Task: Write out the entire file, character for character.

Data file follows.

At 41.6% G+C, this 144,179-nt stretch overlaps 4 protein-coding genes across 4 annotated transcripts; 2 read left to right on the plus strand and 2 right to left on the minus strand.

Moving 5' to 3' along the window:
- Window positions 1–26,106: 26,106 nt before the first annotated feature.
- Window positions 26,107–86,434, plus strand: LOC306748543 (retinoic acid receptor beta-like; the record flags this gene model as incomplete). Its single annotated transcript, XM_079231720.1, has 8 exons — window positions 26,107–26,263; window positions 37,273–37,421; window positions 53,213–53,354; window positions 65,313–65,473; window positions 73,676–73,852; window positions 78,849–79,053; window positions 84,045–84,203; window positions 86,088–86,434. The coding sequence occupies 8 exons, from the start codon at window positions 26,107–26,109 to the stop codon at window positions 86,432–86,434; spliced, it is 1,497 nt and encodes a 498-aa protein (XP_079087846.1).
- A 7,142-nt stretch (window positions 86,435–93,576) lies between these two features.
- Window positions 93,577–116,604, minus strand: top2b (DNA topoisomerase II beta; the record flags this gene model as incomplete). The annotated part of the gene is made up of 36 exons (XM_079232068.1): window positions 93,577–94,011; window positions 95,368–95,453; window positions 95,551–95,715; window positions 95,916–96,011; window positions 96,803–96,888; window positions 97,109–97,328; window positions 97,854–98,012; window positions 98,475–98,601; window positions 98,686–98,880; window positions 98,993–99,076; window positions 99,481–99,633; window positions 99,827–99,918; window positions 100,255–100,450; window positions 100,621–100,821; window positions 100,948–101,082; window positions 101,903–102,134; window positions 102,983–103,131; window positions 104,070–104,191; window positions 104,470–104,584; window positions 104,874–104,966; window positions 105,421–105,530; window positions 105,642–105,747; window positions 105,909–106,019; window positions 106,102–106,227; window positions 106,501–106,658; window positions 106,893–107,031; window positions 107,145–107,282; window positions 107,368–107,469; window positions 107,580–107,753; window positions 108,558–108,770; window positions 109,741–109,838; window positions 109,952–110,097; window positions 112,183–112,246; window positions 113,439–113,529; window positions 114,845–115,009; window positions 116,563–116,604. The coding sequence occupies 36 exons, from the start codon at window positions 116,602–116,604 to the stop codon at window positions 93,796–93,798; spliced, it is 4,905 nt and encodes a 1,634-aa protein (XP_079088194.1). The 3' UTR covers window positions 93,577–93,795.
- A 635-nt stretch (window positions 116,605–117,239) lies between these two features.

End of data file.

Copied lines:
At 41.6% G+C, this 144,179-nt stretch overlaps 4 protein-coding genes across 4 annotated transcripts; 2 read left to right on the plus strand and 2 right to left on the minus strand.

Moving 5' to 3' along the window:
- Window positions 1–26,106: 26,106 nt before the first annotated feature.
- Window positions 26,107–86,434, plus strand: LOC306748543 (retinoic acid receptor beta-like; the record flags this gene model as incomplete). Its single annotated transcript, XM_079231720.1, has 8 exons — window positions 26,107–26,263; window positions 37,273–37,421; window positions 53,213–53,354; window positions 65,313–65,473; window positions 73,676–73,852; window positions 78,849–79,053; window positions 84,045–84,203; window positions 86,088–86,434. The coding sequence occupies 8 exons, from the start codon at window positions 26,107–26,109 to the stop codon at window positions 86,432–86,434; spliced, it is 1,497 nt and encodes a 498-aa protein (XP_079087846.1).
- A 7,142-nt stretch (window positions 86,435–93,576) lies between these two features.
- Window positions 93,577–116,604, minus strand: top2b (DNA topoisomerase II beta; the record flags this gene model as incomplete). The annotated part of the gene is made up of 36 exons (XM_079232068.1): window positions 93,577–94,011; window positions 95,368–95,453; window positions 95,551–95,715; window positions 95,916–96,011; window positions 96,803–96,888; window positions 97,109–97,328; window positions 97,854–98,012; window positions 98,475–98,601; window positions 98,686–98,880; window positions 98,993–99,076; window positions 99,481–99,633; window positions 99,827–99,918; window positions 100,255–100,450; window positions 100,621–100,821; window positions 100,948–101,082; window positions 101,903–102,134; window positions 102,983–103,131; window positions 104,070–104,191; window positions 104,470–104,584; window positions 104,874–104,966; window positions 105,421–105,530; window positions 105,642–105,747; window positions 105,909–106,019; window positions 106,102–106,227; window positions 106,501–106,658; window positions 106,893–107,031; window positions 107,145–107,282; window positions 107,368–107,469; window positions 107,580–107,753; window positions 108,558–108,770; window positions 109,741–109,838; window positions 109,952–110,097; window positions 112,183–112,246; window positions 113,439–113,529; window positions 114,845–115,009; window positions 116,563–116,604. The coding sequence occupies 36 exons, from the start codon at window positions 116,602–116,604 to the stop codon at window positions 93,796–93,798; spliced, it is 4,905 nt and encodes a 1,634-aa protein (XP_079088194.1). The 3' UTR covers window positions 93,577–93,795.
- A 635-nt stretch (window positions 116,605–117,239) lies between these two features.